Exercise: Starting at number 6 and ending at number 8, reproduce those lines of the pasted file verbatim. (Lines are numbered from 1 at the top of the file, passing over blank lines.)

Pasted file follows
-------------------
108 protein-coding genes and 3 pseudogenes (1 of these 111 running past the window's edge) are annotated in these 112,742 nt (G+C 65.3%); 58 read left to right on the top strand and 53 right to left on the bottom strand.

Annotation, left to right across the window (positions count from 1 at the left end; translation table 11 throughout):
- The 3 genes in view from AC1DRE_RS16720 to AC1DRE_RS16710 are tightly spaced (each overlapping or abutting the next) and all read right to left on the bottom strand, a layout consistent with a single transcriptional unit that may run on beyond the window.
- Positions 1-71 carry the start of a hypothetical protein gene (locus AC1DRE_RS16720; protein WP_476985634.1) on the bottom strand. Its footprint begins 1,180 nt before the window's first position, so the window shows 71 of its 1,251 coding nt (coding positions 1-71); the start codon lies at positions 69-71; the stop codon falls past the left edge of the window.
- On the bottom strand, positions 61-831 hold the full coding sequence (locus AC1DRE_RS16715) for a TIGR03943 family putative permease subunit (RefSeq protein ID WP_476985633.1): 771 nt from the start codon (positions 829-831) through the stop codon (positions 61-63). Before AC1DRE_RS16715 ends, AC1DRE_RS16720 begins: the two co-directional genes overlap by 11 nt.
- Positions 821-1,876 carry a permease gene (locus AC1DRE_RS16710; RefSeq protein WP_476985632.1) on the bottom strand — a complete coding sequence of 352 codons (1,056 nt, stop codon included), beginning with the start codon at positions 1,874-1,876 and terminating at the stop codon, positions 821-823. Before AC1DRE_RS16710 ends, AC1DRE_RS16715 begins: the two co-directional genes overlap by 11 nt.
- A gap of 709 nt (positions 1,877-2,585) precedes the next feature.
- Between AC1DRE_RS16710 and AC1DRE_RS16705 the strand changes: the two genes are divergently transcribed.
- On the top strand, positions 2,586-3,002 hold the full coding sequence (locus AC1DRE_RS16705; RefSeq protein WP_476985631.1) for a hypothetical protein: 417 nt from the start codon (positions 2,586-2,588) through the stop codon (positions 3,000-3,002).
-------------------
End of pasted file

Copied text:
- Positions 821-1,876 carry a permease gene (locus AC1DRE_RS16710; RefSeq protein WP_476985632.1) on the bottom strand — a complete coding sequence of 352 codons (1,056 nt, stop codon included), beginning with the start codon at positions 1,874-1,876 and terminating at the stop codon, positions 821-823. Before AC1DRE_RS16710 ends, AC1DRE_RS16715 begins: the two co-directional genes overlap by 11 nt.
- A gap of 709 nt (positions 1,877-2,585) precedes the next feature.
- Between AC1DRE_RS16710 and AC1DRE_RS16705 the strand changes: the two genes are divergently transcribed.